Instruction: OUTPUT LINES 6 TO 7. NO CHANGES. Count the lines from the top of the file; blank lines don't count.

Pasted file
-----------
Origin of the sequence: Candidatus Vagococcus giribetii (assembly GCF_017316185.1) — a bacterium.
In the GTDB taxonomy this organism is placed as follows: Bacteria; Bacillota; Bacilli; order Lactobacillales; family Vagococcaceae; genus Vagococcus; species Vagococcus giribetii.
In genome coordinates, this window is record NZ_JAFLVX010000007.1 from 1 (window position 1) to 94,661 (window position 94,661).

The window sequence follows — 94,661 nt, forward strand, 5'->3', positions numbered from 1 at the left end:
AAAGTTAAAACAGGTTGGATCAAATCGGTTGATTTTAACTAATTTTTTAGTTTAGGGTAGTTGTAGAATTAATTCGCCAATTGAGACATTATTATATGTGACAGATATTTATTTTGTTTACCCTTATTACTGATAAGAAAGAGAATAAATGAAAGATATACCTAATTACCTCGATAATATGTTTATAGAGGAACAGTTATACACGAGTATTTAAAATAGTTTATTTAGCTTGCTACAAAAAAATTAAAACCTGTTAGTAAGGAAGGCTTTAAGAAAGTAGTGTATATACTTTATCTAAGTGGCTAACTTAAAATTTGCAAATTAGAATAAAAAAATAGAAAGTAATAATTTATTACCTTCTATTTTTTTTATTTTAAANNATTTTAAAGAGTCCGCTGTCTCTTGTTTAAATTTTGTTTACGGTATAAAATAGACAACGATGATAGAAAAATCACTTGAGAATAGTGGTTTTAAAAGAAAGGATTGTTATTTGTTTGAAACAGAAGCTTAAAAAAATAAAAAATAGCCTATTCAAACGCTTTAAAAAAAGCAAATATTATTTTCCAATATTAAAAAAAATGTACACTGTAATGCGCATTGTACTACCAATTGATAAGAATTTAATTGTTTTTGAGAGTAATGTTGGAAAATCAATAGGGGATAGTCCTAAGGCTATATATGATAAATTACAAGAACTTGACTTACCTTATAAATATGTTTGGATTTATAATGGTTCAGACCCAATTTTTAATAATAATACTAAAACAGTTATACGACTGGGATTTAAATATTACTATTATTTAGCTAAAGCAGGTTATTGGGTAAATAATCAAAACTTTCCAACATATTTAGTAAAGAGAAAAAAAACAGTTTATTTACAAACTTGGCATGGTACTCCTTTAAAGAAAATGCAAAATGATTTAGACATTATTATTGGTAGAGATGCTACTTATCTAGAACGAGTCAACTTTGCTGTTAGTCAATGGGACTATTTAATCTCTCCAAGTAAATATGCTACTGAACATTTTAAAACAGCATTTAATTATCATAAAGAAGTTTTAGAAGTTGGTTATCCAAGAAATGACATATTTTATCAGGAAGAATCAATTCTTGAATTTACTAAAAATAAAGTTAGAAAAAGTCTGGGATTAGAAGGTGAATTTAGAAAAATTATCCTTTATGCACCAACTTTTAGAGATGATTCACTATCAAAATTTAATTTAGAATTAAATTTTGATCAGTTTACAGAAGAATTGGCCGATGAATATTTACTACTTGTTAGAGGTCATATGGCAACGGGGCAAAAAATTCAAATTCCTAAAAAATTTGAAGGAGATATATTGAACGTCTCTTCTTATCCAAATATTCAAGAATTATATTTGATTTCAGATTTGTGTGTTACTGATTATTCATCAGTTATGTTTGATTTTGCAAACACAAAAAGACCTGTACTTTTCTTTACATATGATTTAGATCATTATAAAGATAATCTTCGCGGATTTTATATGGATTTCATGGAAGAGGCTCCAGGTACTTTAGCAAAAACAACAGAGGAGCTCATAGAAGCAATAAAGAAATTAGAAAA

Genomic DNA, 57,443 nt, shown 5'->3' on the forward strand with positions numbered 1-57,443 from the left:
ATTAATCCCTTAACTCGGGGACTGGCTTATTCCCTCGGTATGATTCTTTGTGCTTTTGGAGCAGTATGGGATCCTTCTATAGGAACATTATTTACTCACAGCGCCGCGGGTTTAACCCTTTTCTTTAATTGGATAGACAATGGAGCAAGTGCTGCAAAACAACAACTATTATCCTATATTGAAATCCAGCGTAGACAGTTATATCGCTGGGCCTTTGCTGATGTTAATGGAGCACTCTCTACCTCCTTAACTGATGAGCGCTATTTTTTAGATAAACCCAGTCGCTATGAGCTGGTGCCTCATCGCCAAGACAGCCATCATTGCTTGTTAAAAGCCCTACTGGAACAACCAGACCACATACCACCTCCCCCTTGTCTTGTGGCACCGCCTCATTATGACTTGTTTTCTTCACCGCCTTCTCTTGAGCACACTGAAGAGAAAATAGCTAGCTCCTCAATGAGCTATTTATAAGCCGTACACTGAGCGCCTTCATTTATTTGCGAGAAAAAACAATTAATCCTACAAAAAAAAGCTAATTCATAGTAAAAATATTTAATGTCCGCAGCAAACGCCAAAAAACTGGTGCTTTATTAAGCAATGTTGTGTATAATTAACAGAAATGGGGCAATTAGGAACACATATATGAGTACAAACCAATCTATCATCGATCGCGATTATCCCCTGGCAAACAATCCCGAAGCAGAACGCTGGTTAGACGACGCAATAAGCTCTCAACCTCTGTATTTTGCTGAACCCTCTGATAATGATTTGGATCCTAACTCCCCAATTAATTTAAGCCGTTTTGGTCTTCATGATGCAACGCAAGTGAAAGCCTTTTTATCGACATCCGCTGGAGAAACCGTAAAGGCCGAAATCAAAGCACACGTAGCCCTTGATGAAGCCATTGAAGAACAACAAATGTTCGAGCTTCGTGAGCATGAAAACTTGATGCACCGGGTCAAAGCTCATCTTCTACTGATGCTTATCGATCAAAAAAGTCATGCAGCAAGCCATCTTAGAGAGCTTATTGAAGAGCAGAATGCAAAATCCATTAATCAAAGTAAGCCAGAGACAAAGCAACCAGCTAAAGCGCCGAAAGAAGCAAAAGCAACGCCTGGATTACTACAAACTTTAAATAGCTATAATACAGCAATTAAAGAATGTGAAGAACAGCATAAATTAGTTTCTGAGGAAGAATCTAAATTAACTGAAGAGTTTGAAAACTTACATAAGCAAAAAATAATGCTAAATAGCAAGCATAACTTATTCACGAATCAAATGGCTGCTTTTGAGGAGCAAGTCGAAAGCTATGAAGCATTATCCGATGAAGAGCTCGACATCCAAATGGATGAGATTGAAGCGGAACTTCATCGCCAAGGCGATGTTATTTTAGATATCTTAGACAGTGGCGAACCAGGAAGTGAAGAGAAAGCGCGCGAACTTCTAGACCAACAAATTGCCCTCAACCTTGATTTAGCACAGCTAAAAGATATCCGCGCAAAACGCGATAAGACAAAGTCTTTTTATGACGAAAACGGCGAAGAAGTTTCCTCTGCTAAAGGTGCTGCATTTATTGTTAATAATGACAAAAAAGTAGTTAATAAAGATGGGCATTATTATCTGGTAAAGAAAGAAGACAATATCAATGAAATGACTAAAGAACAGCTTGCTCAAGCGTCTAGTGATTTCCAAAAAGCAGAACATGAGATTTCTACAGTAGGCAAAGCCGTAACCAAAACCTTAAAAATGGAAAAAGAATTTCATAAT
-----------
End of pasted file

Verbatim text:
Genomic DNA, 57,443 nt, shown 5'->3' on the forward strand with positions numbered 1-57,443 from the left:
ATTAATCCCTTAACTCGGGGACTGGCTTATTCCCTCGGTATGATTCTTTGTGCTTTTGGAGCAGTATGGGATCCTTCTATAGGAACATTATTTACTCACAGCGCCGCGGGTTTAACCCTTTTCTTTAATTGGATAGACAATGGAGCAAGTGCTGCAAAACAACAACTATTATCCTATATTGAAATCCAGCGTAGACAGTTATATCGCTGGGCCTTTGCTGATGTTAATGGAGCACTCTCTACCTCCTTAACTGATGAGCGCTATTTTTTAGATAAACCCAGTCGCTATGAGCTGGTGCCTCATCGCCAAGACAGCCATCATTGCTTGTTAAAAGCCCTACTGGAACAACCAGACCACATACCACCTCCCCCTTGTCTTGTGGCACCGCCTCATTATGACTTGTTTTCTTCACCGCCTTCTCTTGAGCACACTGAAGAGAAAATAGCTAGCTCCTCAATGAGCTATTTATAAGCCGTACACTGAGCGCCTTCATTTATTTGCGAGAAAAAACAATTAATCCTACAAAAAAAAGCTAATTCATAGTAAAAATATTTAATGTCCGCAGCAAACGCCAAAAAACTGGTGCTTTATTAAGCAATGTTGTGTATAATTAACAGAAATGGGGCAATTAGGAACACATATATGAGTACAAACCAATCTATCATCGATCGCGATTATCCCCTGGCAAACAATCCCGAAGCAGAACGCTGGTTAGACGACGCAATAAGCTCTCAACCTCTGTATTTTGCTGAACCCTCTGATAATGATTTGGATCCTAACTCCCCAATTAATTTAAGCCGTTTTGGTCTTCATGATGCAACGCAAGTGAAAGCCTTTTTATCGACATCCGCTGGAGAAACCGTAAAGGCCGAAATCAAAGCACACGTAGCCCTTGATGAAGCCATTGAAGAACAACAAATGTTCGAGCTTCGTGAGCATGAAAACTTGATGCACCGGGTCAAAGCTCATCTTCTACTGATGCTTATCGATCAAAAAAGTCATGCAGCAAGCCATCTTAGAGAGCTTATTGAAGAGCAGAATGCAAAATCCATTAATCAAAGTAAGCCAGAGACAAAGCAACCAGCTAAAGCGCCGAAAGAAGCAAAAGCAACGCCTGGATTACTACAAACTTTAAATAGCTATAATACAGCAATTAAAGAATGTGAAGAACAGCATAAATTAGTTTCTGAGGAAGAATCTAAATTAACTGAAGAGTTTGAAAACTTACATAAGCAAAAAATAATGCTAAATAGCAAGCATAACTTATTCACGAATCAAATGGCTGCTTTTGAGGAGCAAGTCGAAAGCTATGAAGCATTATCCGATGAAGAGCTCGACATCCAAATGGATGAGATTGAAGCGGAACTTCATCGCCAAGGCGATGTTATTTTAGATATCTTAGACAGTGGCGAACCAGGAAGTGAAGAGAAAGCGCGCGAACTTCTAGACCAACAAATTGCCCTCAACCTTGATTTAGCACAGCTAAAAGATATCCGCGCAAAACGCGATAAGACAAAGTCTTTTTATGACGAAAACGGCGAAGAAGTTTCCTCTGCTAAAGGTGCTGCATTTATTGTTAATAATGACAAAAAAGTAGTTAATAAAGATGGGCATTATTATCTGGTAAAGAAAGAAGACAATATCAATGAAATGACTAAAGAACAGCTTGCTCAAGCGTCTAGTGATTTCCAAAAAGCAGAACATGAGATTTCTACAGTAGGCAAAGCCGTAACCAAAACCTTAAAAATGGAAAAAGAATTTCATAAT